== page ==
Early Caribbean Slave Revolts, Rebellions, and Conspiracies

Scenes of slave rebellion. Planters in Antigua knew that, in the event of a general rising, the slaves’ only hope would be to exterminate the white population and attempt to turn the entire island into a fortress, holding it against the inevitable counterattack.

Caribbean slave owners kept careful watch for suspected slave rebellions and thwarted most very quickly, but the Coromantees and Maroons kept trying.

The Caribbean islands hosted some of the most violent slave uprisings in history and the only successful African slave rebellion in the Americas. Most revolts were limited to a single plantation, but others encompassed neighboring plantations or runaway slaves known as Maroons. Slave-owner vigilance, the threat of severe punishment, and lack of resources did not prevent African slaves in the Caribbean from plotting to overthrow the yoke of slavery.

Early Slave Revolt Conspiracies and the Maroons

The earliest Caribbean slave uprising occurred in Santo Domingo in 1522 on the plantation of Diego Colon and another occurred in Puerto Rico in 1527. These early revolts were the beginning of the Maroons, hidden communities of runaway slaves the Spaniards called Cimarrones. For the next two centuries, they played a key role in instigating and participating in Caribbean slave rebellions.

Barbados, Antigua, Jamaica – 17th Century Slave Rebellions and Plots

As one of the earliest plantation-society islands, Barbados first utilized indentured servants for sugar plantation labor. According to Jan Rogozinski’s A Brief History of the Caribbean, there were six documented conspiracies for slave revolts in Barbados that were never actually acted upon. The first, in 1649, was a cooperative plot between white indentured servants and newly enslaved Africans for a simultaneous uprising. During this time, thousands of Irish Catholics indentured against their will in Barbados sought their freedom as well.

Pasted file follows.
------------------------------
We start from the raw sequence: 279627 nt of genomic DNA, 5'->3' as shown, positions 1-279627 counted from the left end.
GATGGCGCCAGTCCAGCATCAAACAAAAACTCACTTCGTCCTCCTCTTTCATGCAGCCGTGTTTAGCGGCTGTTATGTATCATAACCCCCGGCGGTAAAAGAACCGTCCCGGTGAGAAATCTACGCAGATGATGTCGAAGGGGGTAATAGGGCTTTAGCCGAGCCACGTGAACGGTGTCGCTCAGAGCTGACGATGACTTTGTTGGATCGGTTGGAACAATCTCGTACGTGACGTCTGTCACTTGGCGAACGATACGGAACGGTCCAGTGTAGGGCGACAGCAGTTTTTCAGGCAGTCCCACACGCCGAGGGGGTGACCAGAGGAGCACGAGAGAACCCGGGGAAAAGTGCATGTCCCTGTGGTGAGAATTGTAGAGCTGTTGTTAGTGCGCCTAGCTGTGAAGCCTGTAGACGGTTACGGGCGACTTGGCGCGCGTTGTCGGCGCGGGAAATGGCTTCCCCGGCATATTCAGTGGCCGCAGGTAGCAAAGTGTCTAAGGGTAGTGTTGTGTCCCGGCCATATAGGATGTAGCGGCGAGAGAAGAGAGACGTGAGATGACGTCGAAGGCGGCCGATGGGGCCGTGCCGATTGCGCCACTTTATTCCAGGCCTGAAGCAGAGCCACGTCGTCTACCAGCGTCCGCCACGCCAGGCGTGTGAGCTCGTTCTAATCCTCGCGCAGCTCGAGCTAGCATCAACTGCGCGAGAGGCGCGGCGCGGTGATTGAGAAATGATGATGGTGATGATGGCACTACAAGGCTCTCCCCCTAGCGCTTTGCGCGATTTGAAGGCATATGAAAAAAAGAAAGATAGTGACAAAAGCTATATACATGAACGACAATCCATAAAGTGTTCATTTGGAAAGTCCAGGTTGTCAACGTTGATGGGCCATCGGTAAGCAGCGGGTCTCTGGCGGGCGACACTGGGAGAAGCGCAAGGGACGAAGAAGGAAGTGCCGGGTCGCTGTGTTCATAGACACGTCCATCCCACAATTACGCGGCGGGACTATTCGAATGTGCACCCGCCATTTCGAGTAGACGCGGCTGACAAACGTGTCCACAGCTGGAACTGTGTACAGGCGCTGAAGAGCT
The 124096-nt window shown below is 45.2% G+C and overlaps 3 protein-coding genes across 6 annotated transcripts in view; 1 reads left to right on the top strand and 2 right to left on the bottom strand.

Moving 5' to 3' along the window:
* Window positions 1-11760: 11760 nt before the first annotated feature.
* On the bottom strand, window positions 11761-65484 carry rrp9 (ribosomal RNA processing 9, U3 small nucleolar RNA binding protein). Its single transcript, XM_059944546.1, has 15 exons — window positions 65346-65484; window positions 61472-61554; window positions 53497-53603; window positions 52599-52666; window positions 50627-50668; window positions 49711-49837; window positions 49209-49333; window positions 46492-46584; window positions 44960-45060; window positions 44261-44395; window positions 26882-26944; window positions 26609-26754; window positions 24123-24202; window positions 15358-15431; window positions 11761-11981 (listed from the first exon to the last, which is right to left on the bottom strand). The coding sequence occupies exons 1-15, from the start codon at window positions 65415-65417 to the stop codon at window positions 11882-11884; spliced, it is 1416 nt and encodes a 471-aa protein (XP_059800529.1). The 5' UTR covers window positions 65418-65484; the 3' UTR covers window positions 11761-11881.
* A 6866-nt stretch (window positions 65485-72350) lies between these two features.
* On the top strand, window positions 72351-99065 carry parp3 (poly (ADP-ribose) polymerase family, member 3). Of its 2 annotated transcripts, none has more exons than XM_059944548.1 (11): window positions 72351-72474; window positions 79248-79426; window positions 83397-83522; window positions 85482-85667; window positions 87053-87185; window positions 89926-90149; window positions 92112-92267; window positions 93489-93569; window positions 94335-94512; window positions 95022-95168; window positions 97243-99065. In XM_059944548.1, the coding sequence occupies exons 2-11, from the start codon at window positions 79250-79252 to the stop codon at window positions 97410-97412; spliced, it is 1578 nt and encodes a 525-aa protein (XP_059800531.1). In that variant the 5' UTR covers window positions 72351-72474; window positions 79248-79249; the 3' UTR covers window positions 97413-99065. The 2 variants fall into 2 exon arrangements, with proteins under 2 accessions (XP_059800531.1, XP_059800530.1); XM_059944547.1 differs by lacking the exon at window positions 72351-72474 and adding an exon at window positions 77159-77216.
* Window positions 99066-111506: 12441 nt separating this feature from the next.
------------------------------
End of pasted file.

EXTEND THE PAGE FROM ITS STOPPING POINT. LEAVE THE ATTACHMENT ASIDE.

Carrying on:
Early on there were roughly equal numbers of whites and slaves in Barbados, but by 1684 the slave population was more than twice that of whites. While attempted revolts in 1675, 1683, and 1686 involved newly arrived African slaves known as Coromantees, plots in 1692 and 1701 involved greater numbers and the Creole elite. An actual revolt would not take place, however, until 1816 – Bussa’s Rebellion. Similar patterns emerged in Antigua and Jamaica.

Maroons, Coromantees, and the Goals of Early Slave Revolts

Before the second half of the 18th century, rebellious slaves were led by charismatic African leaders who simply sought to restore their own freedom. Many of these were from the Coromantee kingdoms in Ghana that supplied Europeans with other enslaved Africans. These Akan-speaking tribes were particularly valued by the planters for their strength and endurance, but were also the most likely to rebel.

Initially, those who rebelled simply ran away, attempting to recreate their West African way of life. Maroons attempted to create separate free societies but were persecuted and returned to slavery more often than not. Unable to recreate the societies of their West African homes by escaping, enslaved Africans then attempted to destroy the society of their captors. If they could not create a society alongside the whites, then the logical recourse was to replace it.

In the mid-18th century more and more slave revolts occurred in the Caribbean. Two came very close to succeeding. On the Danish Island of St. John, African slaves captured the fort in 1733 and held it for six months. In Jamaica, Tacky’s Revolt involved as many as 30,000 slaves, lasted over a year, and resulted in extensive property damage. The only slave rebellion to result in success, however, was the Haitian Revolution. Conspiring to revolt happened much more frequently than actual uprisings.